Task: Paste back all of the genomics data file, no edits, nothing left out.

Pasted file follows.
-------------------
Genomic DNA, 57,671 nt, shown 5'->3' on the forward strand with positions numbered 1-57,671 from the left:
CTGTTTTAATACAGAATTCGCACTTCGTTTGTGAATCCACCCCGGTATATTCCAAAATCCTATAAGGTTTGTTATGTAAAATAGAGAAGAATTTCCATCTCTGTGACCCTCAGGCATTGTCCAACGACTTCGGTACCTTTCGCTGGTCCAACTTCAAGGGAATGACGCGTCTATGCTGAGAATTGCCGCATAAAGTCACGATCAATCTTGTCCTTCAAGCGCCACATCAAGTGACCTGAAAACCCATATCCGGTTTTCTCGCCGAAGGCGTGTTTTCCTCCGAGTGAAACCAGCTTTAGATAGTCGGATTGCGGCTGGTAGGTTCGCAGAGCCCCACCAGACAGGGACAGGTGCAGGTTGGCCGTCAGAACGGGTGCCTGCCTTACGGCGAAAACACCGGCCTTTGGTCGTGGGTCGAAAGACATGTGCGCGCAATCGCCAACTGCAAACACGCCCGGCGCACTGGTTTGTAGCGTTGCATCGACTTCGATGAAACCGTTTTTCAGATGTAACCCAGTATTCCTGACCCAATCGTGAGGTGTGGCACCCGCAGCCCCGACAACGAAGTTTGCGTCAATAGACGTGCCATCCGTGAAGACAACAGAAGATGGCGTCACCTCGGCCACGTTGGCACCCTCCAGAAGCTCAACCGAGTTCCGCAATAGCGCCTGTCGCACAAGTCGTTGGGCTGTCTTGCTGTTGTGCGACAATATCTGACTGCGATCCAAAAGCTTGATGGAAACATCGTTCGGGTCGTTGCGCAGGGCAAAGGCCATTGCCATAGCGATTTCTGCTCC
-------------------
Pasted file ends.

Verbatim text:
Genomic DNA, 57,671 nt, shown 5'->3' on the forward strand with positions numbered 1-57,671 from the left:
CTGTTTTAATACAGAATTCGCACTTCGTTTGTGAATCCACCCCGGTATATTCCAAAATCCTATAAGGTTTGTTATGTAAAATAGAGAAGAATTTCCATCTCTGTGACCCTCAGGCATTGTCCAACGACTTCGGTACCTTTCGCTGGTCCAACTTCAAGGGAATGACGCGTCTATGCTGAGAATTGCCGCATAAAGTCACGATCAATCTTGTCCTTCAAGCGCCACATCAAGTGACCTGAAAACCCATATCCGGTTTTCTCGCCGAAGGCGTGTTTTCCTCCGAGTGAAACCAGCTTTAGATAGTCGGATTGCGGCTGGTAGGTTCGCAGAGCCCCACCAGACAGGGACAGGTGCAGGTTGGCCGTCAGAACGGGTGCCTGCCTTACGGCGAAAACACCGGCCTTTGGTCGTGGGTCGAAAGACATGTGCGCGCAATCGCCAACTGCAAACACGCCCGGCGCACTGGTTTGTAGCGTTGCATCGACTTCGATGAAACCGTTTTTCAGATGTAACCCAGTATTCCTGACCCAATCGTGAGGTGTGGCACCCGCAGCCCCGACAACGAAGTTTGCGTCAATAGACGTGCCATCCGTGAAGACAACAGAAGATGGCGTCACCTCGGCCACGTTGGCACCCTCCAGAAGCTCAACCGAGTTCCGCAATAGCGCCTGTCGCACAAGTCGTTGGGCTGTCTTGCTGTTGTGCGACAATATCTGACTGCGATCCAAAAGCTTGATGGAAACATCGTTCGGGTCGTTGCGCAGGGCAAAGGCCATTGCCATAGCGATTTCTGCTCC